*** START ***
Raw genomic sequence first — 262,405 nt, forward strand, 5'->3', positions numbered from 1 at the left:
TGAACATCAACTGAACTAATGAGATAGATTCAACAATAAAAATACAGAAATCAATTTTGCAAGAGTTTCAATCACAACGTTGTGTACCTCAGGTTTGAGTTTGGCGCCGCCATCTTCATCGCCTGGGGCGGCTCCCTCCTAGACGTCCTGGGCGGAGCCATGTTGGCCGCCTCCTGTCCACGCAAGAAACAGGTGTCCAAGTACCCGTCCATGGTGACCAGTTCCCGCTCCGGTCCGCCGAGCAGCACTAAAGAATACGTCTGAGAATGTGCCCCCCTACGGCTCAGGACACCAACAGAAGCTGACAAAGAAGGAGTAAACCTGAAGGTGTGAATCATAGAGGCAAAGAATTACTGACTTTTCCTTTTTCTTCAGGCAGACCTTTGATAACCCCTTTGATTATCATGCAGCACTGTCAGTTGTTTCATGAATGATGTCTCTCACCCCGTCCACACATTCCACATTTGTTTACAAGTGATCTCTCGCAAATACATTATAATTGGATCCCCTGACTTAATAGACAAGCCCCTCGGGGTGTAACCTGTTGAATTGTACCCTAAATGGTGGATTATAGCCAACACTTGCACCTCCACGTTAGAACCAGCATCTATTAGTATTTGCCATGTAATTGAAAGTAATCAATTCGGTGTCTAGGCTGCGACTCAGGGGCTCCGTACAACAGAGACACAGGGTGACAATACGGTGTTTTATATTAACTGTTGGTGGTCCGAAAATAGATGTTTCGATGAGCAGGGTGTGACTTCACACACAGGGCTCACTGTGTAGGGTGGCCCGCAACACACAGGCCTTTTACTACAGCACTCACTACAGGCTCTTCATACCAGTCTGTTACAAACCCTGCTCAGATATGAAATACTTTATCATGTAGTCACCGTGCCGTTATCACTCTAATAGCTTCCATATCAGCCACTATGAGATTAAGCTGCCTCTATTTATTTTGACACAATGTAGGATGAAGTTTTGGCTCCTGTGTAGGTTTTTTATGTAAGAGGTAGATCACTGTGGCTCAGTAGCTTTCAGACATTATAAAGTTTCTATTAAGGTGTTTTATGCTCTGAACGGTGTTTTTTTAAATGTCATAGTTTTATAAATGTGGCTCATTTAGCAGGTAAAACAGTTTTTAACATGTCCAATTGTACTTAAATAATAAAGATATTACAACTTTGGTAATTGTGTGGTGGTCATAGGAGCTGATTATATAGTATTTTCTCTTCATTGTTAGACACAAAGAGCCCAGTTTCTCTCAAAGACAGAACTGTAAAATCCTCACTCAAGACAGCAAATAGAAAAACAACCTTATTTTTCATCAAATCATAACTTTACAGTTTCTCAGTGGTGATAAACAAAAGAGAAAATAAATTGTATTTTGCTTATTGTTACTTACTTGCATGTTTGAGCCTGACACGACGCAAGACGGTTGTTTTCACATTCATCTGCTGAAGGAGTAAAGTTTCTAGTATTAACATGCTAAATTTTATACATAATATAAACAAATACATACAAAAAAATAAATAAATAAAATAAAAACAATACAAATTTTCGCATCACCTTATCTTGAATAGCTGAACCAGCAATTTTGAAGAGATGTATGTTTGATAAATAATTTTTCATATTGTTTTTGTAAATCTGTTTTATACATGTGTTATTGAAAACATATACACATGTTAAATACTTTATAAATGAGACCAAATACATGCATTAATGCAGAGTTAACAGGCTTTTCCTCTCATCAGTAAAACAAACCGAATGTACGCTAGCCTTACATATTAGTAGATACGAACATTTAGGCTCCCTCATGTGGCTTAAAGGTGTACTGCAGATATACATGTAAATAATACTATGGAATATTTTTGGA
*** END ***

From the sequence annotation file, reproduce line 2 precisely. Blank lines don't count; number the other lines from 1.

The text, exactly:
TGAACATCAACTGAACTAATGAGATAGATTCAACAATAAAAATACAGAAATCAATTTTGCAAGAGTTTCAATCACAACGTTGTGTACCTCAGGTTTGAGTTTGGCGCCGCCATCTTCATCGCCTGGGGCGGCTCCCTCCTAGACGTCCTGGGCGGAGCCATGTTGGCCGCCTCCTGTCCACGCAAGAAACAGGTGTCCAAGTACCCGTCCATGGTGACCAGTTCCCGCTCCGGTCCGCCGAGCAGCACTAAAGAATACGTCTGAGAATGTGCCCCCCTACGGCTCAGGACACCAACAGAAGCTGACAAAGAAGGAGTAAACCTGAAGGTGTGAATCATAGAGGCAAAGAATTACTGACTTTTCCTTTTTCTTCAGGCAGACCTTTGATAACCCCTTTGATTATCATGCAGCACTGTCAGTTGTTTCATGAATGATGTCTCTCACCCCGTCCACACATTCCACATTTGTTTACAAGTGATCTCTCGCAAATACATTATAATTGGATCCCCTGACTTAATAGACAAGCCCCTCGGGGTGTAACCTGTTGAATTGTACCCTAAATGGTGGATTATAGCCAACACTTGCACCTCCACGTTAGAACCAGCATCTATTAGTATTTGCCATGTAATTGAAAGTAATCAATTCGGTGTCTAGGCTGCGACTCAGGGGCTCCGTACAACAGAGACACAGGGTGACAATACGGTGTTTTATATTAACTGTTGGTGGTCCGAAAATAGATGTTTCGATGAGCAGGGTGTGACTTCACACACAGGGCTCACTGTGTAGGGTGGCCCGCAACACACAGGCCTTTTACTACAGCACTCACTACAGGCTCTTCATACCAGTCTGTTACAAACCCTGCTCAGATATGAAATACTTTATCATGTAGTCACCGTGCCGTTATCACTCTAATAGCTTCCATATCAGCCACTATGAGATTAAGCTGCCTCTATTTATTTTGACACAATGTAGGATGAAGTTTTGGCTCCTGTGTAGGTTTTTTATGTAAGAGGTAGATCACTGTGGCTCAGTAGCTTTCAGACATTATAAAGTTTCTATTAAGGTGTTTTATGCTCTGAACGGTGTTTTTTTAAATGTCATAGTTTTATAAATGTGGCTCATTTAGCAGGTAAAACAGTTTTTAACATGTCCAATTGTACTTAAATAATAAAGATATTACAACTTTGGTAATTGTGTGGTGGTCATAGGAGCTGATTATATAGTATTTTCTCTTCATTGTTAGACACAAAGAGCCCAGTTTCTCTCAAAGACAGAACTGTAAAATCCTCACTCAAGACAGCAAATAGAAAAACAACCTTATTTTTCATCAAATCATAACTTTACAGTTTCTCAGTGGTGATAAACAAAAGAGAAAATAAATTGTATTTTGCTTATTGTTACTTACTTGCATGTTTGAGCCTGACACGACGCAAGACGGTTGTTTTCACATTCATCTGCTGAAGGAGTAAAGTTTCTAGTATTAACATGCTAAATTTTATACATAATATAAACAAATACATACAAAAAAATAAATAAATAAAATAAAAACAATACAAATTTTCGCATCACCTTATCTTGAATAGCTGAACCAGCAATTTTGAAGAGATGTATGTTTGATAAATAATTTTTCATATTGTTTTTGTAAATCTGTTTTATACATGTGTTATTGAAAACATATACACATGTTAAATACTTTATAAATGAGACCAAATACATGCATTAATGCAGAGTTAACAGGCTTTTCCTCTCATCAGTAAAACAAACCGAATGTACGCTAGCCTTACATATTAGTAGATACGAACATTTAGGCTCCCTCATGTGGCTTAAAGGTGTACTGCAGATATACATGTAAATAATACTATGGAATATTTTTGGA